To note that 2015 was a very different year for the individuals who made up the St. Louis Cardinals offensive attack compared to the year before would be making a major understatement.
The 2014 Cardinals featured a balanced attack, with seven of the regular starting eight position players posting WAR (Wins Above Replacement) values over 2.0. The team leader by far with a WAR of 5.7 was The Cardinal Nation’s 2014 St. Louis Player of the Year, shortstop Jhonny Peralta.
Next up was outfielder Matt Holliday (3.3), then third baseman Matt Carpenter (2.9), outfielder Jon Jay (2.8), catcher Yadier Molina (2.3), first baseman Matt Adams (2.2) and our 2014 team Rookie of the Year, second baseman Kolten Wong (2.1). Only the Cardinals unsettled right field position did not feature a 2+ WAR player in 2014.
While keeping every one of the aforementioned starters for 2015, the Cardinals also went out and traded pitching to stabilize right field with the acquisition of Jason Heyward. In 2015, Heyward delivered on his promise, leading the club in WAR at 6.5, with the differentiator being his Gold Glove Award-caliber defense.
Unfortunately, five of the aforementioned seven holdovers experienced a major downturn in production in 2015. Of that group, only Carpenter and Wong were able to produce a second consecutive 2+ WAR season, at 3.8 and 2.2 respectively.
The 2015 campaigns of Holliday, Jay, Molina and Adams were negatively impacted by injury. Peralta initially seemed destined for another good year in 2015, but apparently ran out of gas long before October, as did Wong.
While younger players stepped up in the second half to help fill some of the offensive void, overall on a year-to-year basis, the bottom line is that the Cardinals went from seven 2+ WAR hitters to just four.
Let’s review selected season stats of the four.
If one would use WAR as the determining factor, the discussion would be over and Heyward would be crowned the winner. While I accept the value of defense, I am not entirely comfortable drawing that conclusion from the numbers, however.
At the far right, you can see the offensive and defensive WAR values for the three finalists. (Note the two WAR values do not total as it would lead to counting positions twice, according to Baseball-Reference.com.)
In every measure other than batting average and stolen bases (the latter not included in the table), it is clear that Carpenter was the greater contributor to the Cardinals offense during 2015. In good conscience, I am unable to overrule that large body of data solely because of Heyward’s defensive acumen.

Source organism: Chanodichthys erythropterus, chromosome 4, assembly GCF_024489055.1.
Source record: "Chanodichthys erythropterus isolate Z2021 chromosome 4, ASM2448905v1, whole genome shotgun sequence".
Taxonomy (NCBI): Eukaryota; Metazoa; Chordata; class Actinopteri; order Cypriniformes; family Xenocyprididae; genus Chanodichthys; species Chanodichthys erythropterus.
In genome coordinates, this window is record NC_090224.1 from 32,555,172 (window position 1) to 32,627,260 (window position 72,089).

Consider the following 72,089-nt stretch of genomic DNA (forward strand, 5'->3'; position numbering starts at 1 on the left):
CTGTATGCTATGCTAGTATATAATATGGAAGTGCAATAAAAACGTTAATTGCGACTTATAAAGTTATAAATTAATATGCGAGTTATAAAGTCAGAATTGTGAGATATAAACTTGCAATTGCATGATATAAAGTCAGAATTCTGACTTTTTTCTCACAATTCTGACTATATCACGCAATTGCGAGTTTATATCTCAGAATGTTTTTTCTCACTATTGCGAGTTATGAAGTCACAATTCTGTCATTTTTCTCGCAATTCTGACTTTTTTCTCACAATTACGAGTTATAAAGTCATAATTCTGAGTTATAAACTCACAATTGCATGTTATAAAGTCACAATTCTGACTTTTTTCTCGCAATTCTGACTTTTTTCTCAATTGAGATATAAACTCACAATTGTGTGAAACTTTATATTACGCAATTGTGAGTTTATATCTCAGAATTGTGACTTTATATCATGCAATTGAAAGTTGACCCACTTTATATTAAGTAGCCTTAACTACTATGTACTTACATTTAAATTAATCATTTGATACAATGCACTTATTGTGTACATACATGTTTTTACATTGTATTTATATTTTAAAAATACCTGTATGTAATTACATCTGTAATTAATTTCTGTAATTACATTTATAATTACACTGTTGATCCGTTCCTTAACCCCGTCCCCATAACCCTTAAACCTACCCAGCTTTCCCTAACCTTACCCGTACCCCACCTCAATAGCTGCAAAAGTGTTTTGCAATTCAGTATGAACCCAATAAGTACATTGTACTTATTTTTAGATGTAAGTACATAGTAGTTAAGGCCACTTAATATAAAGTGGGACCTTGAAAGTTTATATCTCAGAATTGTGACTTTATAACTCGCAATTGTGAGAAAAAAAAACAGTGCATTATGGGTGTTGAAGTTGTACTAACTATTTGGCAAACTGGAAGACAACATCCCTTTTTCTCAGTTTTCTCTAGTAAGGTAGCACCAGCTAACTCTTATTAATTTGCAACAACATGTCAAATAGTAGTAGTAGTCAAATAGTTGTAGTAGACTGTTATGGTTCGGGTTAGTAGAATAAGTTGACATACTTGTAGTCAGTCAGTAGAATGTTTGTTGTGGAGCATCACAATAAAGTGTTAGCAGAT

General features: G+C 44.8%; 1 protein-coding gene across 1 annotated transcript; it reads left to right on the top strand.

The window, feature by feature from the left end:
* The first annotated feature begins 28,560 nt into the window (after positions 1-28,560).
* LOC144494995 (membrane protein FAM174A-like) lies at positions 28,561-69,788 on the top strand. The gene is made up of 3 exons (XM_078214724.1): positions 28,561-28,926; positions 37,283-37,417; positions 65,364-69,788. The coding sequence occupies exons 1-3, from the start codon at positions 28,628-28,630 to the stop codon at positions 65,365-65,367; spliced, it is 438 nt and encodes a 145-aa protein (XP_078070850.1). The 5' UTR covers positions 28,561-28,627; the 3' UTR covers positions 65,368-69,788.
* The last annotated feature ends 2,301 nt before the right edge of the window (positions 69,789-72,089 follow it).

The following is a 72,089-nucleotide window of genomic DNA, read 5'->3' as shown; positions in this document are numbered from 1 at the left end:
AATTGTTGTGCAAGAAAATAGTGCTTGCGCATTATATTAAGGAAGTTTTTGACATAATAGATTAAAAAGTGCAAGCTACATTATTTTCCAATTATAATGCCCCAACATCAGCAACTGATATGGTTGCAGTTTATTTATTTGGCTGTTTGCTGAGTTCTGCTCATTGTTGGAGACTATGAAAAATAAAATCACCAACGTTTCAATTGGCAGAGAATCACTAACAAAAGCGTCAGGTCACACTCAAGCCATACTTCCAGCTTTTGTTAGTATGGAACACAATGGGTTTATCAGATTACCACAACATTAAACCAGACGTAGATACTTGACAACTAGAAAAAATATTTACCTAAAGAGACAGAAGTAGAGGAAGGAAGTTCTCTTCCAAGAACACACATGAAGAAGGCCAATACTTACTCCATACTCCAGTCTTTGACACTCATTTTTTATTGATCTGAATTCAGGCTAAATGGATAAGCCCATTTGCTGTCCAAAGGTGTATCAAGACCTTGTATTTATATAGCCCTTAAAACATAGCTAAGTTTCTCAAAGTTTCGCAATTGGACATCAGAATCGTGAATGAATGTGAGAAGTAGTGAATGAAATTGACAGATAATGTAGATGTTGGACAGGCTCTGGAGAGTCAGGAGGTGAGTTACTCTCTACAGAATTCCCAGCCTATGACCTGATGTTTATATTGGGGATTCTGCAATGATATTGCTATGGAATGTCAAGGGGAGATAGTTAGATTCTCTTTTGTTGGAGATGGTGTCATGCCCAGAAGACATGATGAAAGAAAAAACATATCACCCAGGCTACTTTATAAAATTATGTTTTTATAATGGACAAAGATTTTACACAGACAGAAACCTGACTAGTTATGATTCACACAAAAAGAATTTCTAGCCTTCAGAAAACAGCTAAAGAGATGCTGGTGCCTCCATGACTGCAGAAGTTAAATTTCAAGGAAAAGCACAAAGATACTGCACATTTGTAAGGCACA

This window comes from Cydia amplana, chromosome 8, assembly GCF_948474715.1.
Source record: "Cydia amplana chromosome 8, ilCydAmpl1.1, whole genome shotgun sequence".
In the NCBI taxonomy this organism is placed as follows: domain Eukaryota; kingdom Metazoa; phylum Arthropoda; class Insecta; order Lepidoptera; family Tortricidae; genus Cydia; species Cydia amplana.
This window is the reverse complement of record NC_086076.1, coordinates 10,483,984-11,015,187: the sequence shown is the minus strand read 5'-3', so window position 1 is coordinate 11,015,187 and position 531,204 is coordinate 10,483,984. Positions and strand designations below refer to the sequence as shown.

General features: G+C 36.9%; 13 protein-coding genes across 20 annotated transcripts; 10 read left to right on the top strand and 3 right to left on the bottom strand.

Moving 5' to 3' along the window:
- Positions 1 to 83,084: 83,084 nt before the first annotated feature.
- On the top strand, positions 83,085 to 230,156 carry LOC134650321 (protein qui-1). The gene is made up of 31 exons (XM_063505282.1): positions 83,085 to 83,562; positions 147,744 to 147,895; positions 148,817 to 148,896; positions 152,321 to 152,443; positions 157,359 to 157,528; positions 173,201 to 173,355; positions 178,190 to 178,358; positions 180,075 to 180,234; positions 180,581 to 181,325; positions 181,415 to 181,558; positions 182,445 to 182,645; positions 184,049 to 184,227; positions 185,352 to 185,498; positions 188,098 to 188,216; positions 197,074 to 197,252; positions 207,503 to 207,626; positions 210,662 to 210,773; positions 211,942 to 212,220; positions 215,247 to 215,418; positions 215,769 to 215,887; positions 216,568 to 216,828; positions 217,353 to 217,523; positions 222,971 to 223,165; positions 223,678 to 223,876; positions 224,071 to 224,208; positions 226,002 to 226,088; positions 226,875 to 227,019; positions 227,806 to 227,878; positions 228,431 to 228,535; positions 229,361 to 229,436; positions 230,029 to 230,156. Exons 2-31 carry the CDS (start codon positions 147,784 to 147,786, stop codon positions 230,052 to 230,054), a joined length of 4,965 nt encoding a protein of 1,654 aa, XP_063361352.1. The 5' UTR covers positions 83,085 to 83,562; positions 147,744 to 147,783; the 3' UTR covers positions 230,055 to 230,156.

Here are supporting points for the selection of Matt Carpenter as The Cardinal Nation’s St. Louis Player of the Year for 2015.
It was a bit of an odd situation as Carpenter was both the club’s best power source and arguably its best leadoff man as well, a position he held for about half the season.
He was also extremely durable, despite missing four games in early May due to extreme fatigue. Carpenter played in 154 games, just one off the team lead, and his 665 plate appearances were the most by a Cardinal this season.
Not only did Carpenter lead the team in RBI and home runs, his 28 long balls are the most by a left-handed hitting third baseman in team history. They were also the most by a Cardinals left-handed hitter at any position in a decade, since Jim Edmonds hit 29 in 2005.
Carpenter paced the entire National League with his 44 doubles and was fifth in the league with his team-best 101 runs scored.
The 29-year-old logged 51 multi-hit games, tied for fifth-most in the NL. Carpenter led the Cardinals in walks (81) and slugging percentage (.505), both eighth in the league. His team-best on-base percentage (.365) ranked 14th in the NL.
In terms of production, Carpenter ranked seventh in the league and tops on the Cardinals with 14 game-winning RBI. He batted .327 (36-for-110) with runners in scoring position, 12th in the NL. The Cardinals went 17-4 in the 21 games in which Carpenter scored two or more runs.
Heyward also had a strong season, with many highlights. They include a team-best .293 batting average and 160 hits, both 17th in the National League.
Heyward brought power and speed, becoming only the second right fielder in team history with at least 33 doubles and 23 stolen bases, the first since Pepper Martin in 1936. His steals total tied for 10th in the league. The double count was second on the club behind Carpenter and tied for 13th in the NL.
Despite Heyward’s defensive reputation, a few clubs tried to run on him, but they often ended up disappointed. His 10 outfield assists led the Cardinals and were tied for fourth in the league.
Link to master article with all 2015 award winners, team recaps and article schedules for the remainder of this series. That includes our St. Louis regular season and post-season recaps, up next.
Not yet a member?
Join The Cardinal Nation for the most comprehensive coverage of the St. Louis Cardinals from the majors through the entire minor league system. Take advantage of our seven-day free trial.
© 2015 The Cardinal Nation, thecardinalnation.com and scout.com. All rights reserved. This material may not be published, broadcast, rewritten or redistributed.